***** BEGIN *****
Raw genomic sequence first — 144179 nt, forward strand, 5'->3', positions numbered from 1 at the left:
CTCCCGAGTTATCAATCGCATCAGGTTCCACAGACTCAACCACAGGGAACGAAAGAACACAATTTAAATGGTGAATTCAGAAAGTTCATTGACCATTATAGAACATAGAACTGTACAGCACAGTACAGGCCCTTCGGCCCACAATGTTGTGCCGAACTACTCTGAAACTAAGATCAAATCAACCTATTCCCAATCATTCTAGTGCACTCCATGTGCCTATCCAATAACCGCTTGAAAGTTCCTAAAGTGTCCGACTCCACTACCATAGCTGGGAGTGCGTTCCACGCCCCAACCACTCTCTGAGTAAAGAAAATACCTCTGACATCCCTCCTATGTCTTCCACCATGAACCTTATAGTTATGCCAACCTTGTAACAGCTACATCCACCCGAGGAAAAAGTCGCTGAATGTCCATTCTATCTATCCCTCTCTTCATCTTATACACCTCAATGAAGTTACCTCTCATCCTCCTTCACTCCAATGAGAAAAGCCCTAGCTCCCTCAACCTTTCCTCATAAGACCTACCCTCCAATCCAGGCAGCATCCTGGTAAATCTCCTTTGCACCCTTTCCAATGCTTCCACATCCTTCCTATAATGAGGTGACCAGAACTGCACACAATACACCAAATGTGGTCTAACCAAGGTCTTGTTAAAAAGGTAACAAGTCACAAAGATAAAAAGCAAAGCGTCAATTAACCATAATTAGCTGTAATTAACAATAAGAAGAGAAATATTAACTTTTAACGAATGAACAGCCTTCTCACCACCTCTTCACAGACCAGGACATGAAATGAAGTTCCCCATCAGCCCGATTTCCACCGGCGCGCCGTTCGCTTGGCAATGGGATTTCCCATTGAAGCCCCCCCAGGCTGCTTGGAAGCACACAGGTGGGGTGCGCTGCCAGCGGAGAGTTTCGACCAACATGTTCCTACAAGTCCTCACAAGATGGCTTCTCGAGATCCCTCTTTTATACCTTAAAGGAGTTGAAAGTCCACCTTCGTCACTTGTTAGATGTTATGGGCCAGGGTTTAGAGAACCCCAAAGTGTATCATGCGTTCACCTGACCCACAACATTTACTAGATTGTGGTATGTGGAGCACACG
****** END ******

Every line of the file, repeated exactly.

Raw genomic sequence first — 144179 nt, forward strand, 5'->3', positions numbered from 1 at the left:
CTCCCGAGTTATCAATCGCATCAGGTTCCACAGACTCAACCACAGGGAACGAAAGAACACAATTTAAATGGTGAATTCAGAAAGTTCATTGACCATTATAGAACATAGAACTGTACAGCACAGTACAGGCCCTTCGGCCCACAATGTTGTGCCGAACTACTCTGAAACTAAGATCAAATCAACCTATTCCCAATCATTCTAGTGCACTCCATGTGCCTATCCAATAACCGCTTGAAAGTTCCTAAAGTGTCCGACTCCACTACCATAGCTGGGAGTGCGTTCCACGCCCCAACCACTCTCTGAGTAAAGAAAATACCTCTGACATCCCTCCTATGTCTTCCACCATGAACCTTATAGTTATGCCAACCTTGTAACAGCTACATCCACCCGAGGAAAAAGTCGCTGAATGTCCATTCTATCTATCCCTCTCTTCATCTTATACACCTCAATGAAGTTACCTCTCATCCTCCTTCACTCCAATGAGAAAAGCCCTAGCTCCCTCAACCTTTCCTCATAAGACCTACCCTCCAATCCAGGCAGCATCCTGGTAAATCTCCTTTGCACCCTTTCCAATGCTTCCACATCCTTCCTATAATGAGGTGACCAGAACTGCACACAATACACCAAATGTGGTCTAACCAAGGTCTTGTTAAAAAGGTAACAAGTCACAAAGATAAAAAGCAAAGCGTCAATTAACCATAATTAGCTGTAATTAACAATAAGAAGAGAAATATTAACTTTTAACGAATGAACAGCCTTCTCACCACCTCTTCACAGACCAGGACATGAAATGAAGTTCCCCATCAGCCCGATTTCCACCGGCGCGCCGTTCGCTTGGCAATGGGATTTCCCATTGAAGCCCCCCCAGGCTGCTTGGAAGCACACAGGTGGGGTGCGCTGCCAGCGGAGAGTTTCGACCAACATGTTCCTACAAGTCCTCACAAGATGGCTTCTCGAGATCCCTCTTTTATACCTTAAAGGAGTTGAAAGTCCACCTTCGTCACTTGTTAGATGTTATGGGCCAGGGTTTAGAGAACCCCAAAGTGTATCATGCGTTCACCTGACCCACAACATTTACTAGATTGTGGTATGTGGAGCACACG